[40] New American Bible, Revised Edition. (Washington, DC: The United States Conference of Catholic Bishops, 2011), Is 25:7. And about this passage a trenchant comment: “Eating sparingly with little variation in diet was the rule for most people in the ancient world. Little wonder then that a lavish banquet became a potent symbol of the restoration of God’s rule on the earth (see also Joel 2:24–26; 4:18; Ezra 3:13; Matt 22:1–10; Luke 14:15–24). What is significant about this passage is its assertion that “all nations” will share in that banquet since God will lift the veil that obscures the vision of the nations, bringing an end to that which keeps Israel and the nations apart.” [Leslie J. Hoppe, Isaiah, ed. Daniel Durken, vol. 13, The New Collegeville Bible Commentary (Collegeville, MN: Liturgical Press, 2012), 67–68.]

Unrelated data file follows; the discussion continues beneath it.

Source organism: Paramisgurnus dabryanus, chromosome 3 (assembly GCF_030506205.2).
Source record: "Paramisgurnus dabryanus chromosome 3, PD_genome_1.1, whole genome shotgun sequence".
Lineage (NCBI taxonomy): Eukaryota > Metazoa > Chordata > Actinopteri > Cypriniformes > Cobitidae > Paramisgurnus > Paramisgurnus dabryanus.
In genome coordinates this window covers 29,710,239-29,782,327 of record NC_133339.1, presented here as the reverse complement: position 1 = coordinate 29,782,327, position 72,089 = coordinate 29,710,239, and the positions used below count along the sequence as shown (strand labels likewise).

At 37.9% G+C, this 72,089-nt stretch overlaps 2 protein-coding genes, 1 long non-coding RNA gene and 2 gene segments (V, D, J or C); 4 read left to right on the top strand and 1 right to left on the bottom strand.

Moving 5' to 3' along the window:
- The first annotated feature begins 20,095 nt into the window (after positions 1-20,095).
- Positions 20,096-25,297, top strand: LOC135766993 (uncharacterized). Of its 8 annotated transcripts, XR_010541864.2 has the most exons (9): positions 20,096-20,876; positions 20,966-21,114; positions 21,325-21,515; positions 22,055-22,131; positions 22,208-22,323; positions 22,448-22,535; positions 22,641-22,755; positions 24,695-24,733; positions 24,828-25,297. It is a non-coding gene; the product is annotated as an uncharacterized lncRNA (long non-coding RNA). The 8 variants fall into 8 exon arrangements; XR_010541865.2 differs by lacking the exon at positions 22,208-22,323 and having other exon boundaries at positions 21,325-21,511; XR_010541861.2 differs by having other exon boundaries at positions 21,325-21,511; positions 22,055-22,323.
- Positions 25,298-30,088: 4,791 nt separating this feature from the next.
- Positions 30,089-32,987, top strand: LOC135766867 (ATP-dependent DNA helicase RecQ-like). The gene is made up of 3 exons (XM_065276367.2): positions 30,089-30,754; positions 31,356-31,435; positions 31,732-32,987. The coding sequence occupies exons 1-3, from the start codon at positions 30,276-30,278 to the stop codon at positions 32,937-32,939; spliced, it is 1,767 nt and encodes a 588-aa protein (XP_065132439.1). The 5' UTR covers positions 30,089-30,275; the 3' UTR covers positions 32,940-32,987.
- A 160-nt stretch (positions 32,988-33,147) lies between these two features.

[41] Doyle, Arthur Conan. The New Annotated Sherlock Holmes: The Novels (slip-cased Edition) (Vol. 3), Kindle location 12648. W.W. Norton & Company. Kindle Edition. I have now just about read my way through the entire Sherlock Holmes stories. When I have finished The Valley of Fear, I will have concluded, for now, my long companionship with Sherlock Holmes and his closest friend, Dr. Watson – my companionship with them through every one of the stories.

[42] The Oxford English Dictionary at the noun “pilgrim” – “A person on a journey, a person who travels from place to place; a traveller, a wanderer, an itinerant. Also in early use: a foreigner, an alien, a stranger. Now literary and poetic.”

No Comments